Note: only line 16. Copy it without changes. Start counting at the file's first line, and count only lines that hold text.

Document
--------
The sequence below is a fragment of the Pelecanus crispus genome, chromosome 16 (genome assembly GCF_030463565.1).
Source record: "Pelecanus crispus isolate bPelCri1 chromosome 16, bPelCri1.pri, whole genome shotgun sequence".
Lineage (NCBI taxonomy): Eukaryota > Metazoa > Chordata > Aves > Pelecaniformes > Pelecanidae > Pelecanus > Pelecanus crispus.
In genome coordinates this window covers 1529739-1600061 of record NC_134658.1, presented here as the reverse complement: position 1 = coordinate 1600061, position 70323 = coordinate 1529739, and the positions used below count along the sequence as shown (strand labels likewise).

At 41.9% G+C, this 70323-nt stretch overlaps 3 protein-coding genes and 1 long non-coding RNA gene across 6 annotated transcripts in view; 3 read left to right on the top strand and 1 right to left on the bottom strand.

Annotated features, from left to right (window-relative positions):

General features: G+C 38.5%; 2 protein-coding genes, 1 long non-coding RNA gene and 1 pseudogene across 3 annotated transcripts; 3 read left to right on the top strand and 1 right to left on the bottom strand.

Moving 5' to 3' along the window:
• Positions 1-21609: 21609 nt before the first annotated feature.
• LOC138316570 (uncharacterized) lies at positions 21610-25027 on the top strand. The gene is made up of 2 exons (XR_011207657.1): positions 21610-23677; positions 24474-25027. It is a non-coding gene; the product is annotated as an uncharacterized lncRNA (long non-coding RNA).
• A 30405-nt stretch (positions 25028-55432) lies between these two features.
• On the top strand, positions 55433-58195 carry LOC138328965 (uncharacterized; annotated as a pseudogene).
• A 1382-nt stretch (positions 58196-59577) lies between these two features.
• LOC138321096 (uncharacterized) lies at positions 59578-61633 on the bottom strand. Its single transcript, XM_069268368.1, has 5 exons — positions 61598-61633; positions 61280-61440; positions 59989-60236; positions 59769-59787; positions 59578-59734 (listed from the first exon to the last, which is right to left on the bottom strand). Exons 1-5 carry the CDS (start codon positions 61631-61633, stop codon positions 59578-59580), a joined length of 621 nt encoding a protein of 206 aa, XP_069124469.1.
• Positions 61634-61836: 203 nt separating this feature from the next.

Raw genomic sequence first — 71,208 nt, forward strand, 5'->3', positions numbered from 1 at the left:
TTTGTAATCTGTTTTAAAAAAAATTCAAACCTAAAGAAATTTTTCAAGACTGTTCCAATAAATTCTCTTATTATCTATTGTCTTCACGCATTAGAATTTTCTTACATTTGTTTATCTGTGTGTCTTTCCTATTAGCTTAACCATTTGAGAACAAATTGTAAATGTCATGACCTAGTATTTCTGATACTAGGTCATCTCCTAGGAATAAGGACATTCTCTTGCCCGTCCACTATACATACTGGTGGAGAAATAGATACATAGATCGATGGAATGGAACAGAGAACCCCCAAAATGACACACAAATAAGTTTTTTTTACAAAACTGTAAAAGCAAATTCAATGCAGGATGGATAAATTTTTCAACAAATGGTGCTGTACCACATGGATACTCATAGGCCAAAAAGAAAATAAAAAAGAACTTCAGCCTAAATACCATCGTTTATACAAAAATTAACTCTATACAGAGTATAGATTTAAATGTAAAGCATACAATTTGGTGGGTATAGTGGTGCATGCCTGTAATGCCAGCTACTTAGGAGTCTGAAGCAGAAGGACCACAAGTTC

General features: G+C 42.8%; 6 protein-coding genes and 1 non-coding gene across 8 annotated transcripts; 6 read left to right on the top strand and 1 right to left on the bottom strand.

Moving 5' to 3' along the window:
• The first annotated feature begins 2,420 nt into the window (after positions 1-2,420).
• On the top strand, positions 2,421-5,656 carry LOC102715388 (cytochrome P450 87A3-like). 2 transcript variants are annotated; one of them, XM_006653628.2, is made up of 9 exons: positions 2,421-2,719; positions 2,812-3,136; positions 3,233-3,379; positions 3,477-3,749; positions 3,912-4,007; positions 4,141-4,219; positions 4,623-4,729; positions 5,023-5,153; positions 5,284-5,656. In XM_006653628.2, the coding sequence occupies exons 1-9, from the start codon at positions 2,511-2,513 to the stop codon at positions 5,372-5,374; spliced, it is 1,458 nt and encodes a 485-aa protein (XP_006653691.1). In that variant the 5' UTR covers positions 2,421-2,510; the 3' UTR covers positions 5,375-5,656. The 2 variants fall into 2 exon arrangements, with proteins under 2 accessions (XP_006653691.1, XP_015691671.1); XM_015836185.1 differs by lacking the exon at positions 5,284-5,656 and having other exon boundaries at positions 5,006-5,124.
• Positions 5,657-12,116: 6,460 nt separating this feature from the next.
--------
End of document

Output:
Raw genomic sequence first — 71,208 nt, forward strand, 5'->3', positions numbered from 1 at the left: